The emergency parliamentary session was requested by New Democrat legislator Charlie Angus whose constituency includes Attawapiskat. Angus wants Ottawa do more “to end this cycle of crisis and death among young people.”

Another Canadian aboriginal community in the western province of Manitoba reported six suicides in two months and 140 suicide attempts in two weeks in an appeal for federal aid last month.

Health officials said seven young people overdosed together in Attawapiskat on Saturday.

“An individual attempt at suicide is bad enough itself, but if there seems to be a group thing, it’s even more cause for alarm,” said National Chief Perry Bellegarde of the Assembly of First Nations, Canada’s main aboriginal political group.

Attawapiskat, which has 2,000 people and is near a diamond mine, the state of emergency was the fifth since 2006. It has previously sounded the alarm over flooding and raw sewage issues, poor drinking water and a housing crisis.

The federal government and other local authorities have sent 18 additional workers, including counselors, mental health workers and police, for an undetermined time, said Keith Conn, an assistant deputy minister in the Canadian health department. Four healthcare workers who were already in Attawapiskat have been moved out temporarily to rest.

A tattered Canadian flag flies over a teepee in Attawapiskat, Ontario, in this file photo taken December 17, 2011. Photo: Reuters/Frank Gunn, File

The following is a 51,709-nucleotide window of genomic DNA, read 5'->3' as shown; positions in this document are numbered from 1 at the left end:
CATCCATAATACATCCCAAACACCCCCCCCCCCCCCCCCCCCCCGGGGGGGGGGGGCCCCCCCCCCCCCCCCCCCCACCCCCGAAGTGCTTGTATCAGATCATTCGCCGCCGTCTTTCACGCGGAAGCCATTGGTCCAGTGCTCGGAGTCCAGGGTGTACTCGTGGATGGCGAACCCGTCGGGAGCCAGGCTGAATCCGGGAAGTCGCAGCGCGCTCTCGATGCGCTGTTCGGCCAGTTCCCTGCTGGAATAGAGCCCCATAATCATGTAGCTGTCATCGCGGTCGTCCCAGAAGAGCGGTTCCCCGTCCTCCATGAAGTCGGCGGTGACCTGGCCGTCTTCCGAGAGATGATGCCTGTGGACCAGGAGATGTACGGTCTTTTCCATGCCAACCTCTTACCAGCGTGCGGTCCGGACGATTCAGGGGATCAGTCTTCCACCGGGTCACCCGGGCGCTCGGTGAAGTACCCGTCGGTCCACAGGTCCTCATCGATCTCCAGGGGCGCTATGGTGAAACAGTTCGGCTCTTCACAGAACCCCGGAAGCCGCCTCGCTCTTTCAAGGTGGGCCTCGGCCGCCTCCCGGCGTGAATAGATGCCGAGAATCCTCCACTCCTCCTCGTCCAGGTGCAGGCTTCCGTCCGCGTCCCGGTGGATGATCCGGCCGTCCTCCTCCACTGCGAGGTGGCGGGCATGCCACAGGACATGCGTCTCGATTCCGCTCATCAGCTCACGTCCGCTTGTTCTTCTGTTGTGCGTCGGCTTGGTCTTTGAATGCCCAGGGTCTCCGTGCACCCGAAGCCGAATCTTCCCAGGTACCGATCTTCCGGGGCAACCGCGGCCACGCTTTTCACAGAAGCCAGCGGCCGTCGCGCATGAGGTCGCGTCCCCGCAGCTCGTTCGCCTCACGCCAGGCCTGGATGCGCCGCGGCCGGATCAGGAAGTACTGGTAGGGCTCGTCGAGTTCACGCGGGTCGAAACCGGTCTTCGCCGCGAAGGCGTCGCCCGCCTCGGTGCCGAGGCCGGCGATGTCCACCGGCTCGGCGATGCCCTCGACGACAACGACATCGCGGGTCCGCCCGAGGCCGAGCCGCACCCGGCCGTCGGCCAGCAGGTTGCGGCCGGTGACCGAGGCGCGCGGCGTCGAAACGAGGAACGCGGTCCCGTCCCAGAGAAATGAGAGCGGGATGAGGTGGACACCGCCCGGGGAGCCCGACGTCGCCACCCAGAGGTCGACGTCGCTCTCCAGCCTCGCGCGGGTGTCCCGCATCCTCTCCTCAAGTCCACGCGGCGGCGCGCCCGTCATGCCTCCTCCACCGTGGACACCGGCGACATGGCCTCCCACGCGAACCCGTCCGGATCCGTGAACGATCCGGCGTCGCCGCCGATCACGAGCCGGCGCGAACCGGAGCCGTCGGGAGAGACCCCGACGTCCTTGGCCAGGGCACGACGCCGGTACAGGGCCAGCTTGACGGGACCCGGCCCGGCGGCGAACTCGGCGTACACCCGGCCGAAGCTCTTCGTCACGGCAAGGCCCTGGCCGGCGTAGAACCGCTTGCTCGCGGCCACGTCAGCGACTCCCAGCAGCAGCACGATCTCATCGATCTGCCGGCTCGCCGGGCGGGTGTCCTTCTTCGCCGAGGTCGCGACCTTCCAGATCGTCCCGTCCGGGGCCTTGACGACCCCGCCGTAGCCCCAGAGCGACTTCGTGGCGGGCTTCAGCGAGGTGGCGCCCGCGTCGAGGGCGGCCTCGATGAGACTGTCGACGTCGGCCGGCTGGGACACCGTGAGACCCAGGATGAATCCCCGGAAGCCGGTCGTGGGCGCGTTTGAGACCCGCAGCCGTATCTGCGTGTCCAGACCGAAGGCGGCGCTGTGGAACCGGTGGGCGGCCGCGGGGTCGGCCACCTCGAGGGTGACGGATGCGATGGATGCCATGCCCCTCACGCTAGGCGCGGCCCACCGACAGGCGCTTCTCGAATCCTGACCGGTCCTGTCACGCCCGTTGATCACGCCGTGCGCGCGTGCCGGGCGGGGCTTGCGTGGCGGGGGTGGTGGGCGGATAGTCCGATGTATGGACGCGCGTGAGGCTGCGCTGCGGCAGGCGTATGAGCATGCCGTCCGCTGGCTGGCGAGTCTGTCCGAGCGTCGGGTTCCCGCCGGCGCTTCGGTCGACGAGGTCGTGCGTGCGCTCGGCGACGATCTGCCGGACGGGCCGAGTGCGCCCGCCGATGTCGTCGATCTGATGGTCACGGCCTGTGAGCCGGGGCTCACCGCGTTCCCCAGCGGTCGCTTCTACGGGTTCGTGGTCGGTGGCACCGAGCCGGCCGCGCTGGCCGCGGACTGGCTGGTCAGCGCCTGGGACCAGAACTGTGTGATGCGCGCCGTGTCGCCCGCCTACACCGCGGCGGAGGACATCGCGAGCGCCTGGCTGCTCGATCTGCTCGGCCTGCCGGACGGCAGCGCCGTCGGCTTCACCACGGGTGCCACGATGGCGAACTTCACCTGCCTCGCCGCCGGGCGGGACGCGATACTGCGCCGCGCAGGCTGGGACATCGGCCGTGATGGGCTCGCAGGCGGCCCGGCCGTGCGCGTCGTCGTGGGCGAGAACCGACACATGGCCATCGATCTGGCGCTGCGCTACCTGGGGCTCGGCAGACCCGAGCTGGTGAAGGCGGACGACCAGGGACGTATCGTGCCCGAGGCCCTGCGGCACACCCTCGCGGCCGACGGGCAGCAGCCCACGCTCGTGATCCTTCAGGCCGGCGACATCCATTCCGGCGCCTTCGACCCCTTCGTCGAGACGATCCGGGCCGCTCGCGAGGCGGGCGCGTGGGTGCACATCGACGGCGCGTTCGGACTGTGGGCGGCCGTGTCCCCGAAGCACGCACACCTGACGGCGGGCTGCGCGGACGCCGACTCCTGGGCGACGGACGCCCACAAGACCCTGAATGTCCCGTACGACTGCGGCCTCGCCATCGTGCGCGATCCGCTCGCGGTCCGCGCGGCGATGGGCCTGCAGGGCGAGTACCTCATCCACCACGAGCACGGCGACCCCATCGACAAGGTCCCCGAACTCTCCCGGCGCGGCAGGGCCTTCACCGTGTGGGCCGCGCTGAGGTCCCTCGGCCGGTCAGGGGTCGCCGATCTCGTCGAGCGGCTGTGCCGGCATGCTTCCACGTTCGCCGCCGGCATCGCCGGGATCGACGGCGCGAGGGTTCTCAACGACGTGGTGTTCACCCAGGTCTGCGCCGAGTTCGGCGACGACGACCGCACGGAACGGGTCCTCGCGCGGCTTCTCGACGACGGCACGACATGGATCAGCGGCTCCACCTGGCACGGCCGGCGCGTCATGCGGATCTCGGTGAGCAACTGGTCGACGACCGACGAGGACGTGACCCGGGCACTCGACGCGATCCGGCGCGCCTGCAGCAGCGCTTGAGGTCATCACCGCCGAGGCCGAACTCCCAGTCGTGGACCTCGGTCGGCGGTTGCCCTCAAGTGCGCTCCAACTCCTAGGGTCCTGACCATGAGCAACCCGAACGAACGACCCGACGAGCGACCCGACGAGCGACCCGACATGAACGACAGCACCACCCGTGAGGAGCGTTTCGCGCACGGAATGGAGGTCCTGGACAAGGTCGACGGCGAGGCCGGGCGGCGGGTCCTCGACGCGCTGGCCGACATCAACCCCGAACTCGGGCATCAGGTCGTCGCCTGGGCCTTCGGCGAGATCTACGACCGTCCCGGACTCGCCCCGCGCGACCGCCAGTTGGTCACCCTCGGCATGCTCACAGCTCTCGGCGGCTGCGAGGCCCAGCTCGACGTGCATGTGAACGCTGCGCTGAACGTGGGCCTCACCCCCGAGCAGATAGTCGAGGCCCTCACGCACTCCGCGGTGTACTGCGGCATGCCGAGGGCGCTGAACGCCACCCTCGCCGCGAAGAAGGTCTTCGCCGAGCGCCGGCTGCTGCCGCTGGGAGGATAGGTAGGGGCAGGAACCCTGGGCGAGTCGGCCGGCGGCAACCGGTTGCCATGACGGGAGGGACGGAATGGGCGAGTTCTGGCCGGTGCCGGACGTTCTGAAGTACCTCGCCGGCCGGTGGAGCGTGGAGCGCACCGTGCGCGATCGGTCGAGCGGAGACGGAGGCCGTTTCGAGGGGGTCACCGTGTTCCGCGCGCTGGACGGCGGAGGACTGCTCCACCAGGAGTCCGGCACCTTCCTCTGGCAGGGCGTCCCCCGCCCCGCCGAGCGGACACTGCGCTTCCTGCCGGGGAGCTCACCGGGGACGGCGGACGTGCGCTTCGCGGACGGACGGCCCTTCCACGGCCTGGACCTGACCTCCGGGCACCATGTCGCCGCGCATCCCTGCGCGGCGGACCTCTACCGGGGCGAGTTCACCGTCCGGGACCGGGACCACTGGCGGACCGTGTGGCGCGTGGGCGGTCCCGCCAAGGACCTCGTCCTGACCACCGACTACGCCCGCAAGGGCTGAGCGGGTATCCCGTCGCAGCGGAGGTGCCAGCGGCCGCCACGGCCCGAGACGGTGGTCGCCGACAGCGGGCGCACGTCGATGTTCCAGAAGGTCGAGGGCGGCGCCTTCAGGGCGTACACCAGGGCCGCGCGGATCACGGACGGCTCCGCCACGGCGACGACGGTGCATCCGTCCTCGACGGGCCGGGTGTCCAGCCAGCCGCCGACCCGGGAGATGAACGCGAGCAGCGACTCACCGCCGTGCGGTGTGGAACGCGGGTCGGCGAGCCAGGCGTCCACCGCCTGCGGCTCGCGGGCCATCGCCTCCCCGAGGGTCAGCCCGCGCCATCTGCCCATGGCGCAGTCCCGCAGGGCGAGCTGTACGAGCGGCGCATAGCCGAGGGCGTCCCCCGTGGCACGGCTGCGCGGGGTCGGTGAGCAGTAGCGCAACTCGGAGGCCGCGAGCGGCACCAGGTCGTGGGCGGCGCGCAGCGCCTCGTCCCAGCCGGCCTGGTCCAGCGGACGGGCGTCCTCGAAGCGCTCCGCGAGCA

A tattered Canadian flag flies over a teepee in Attawapiskat, Ontario, in this file photo taken December 17, 2011. Photo: Reuters/Frank Gunn, File

In 2011, the United Nations special rapporteur for indigenous people said he was “deeply concerned” about living conditions in the Attawapiskat First Nation, which means people of the parting rocks.

Resident Jackie Hookimaw-Witt, whose teenage niece committed suicide last autumn, said it was the third attempt for one 13-year-old girl who survived on Saturday. She said the girl had been challenged to kill herself on social media.

In Cross Lake, Manitoba, dozens of people, many of them youths, have attempted suicide this year, said community health director Helga Hamilton. In some cases, teenagers talked about group suicide before attempting to kill themselves separately.

“There were never suicide pacts before in the last 30 years that I’m aware of,” Hamilton said.

Canadian Prime Minister Justin Trudeau, who called this weekend’s suicide attempts “heartbreaking”, took power last year promising to tackle high levels of poverty, shoddy housing and poor health among aboriginal residents and promised a new “nation-to-nation relationship.”

Health Minister Jane Philpott told reporters that there are “huge gaps” in mental health services for aboriginal communities, and the government would work to address them.

“It is completely unacceptable in a country as rich in resources as Canada that young people should get to the point that their life seems worthless and that they would want to end it,” she said in parliament.

Last month, Canada said it would spend an extra C$8.37 billion over five years to help the aboriginal population deal with dire living conditions.

ROD NICKEL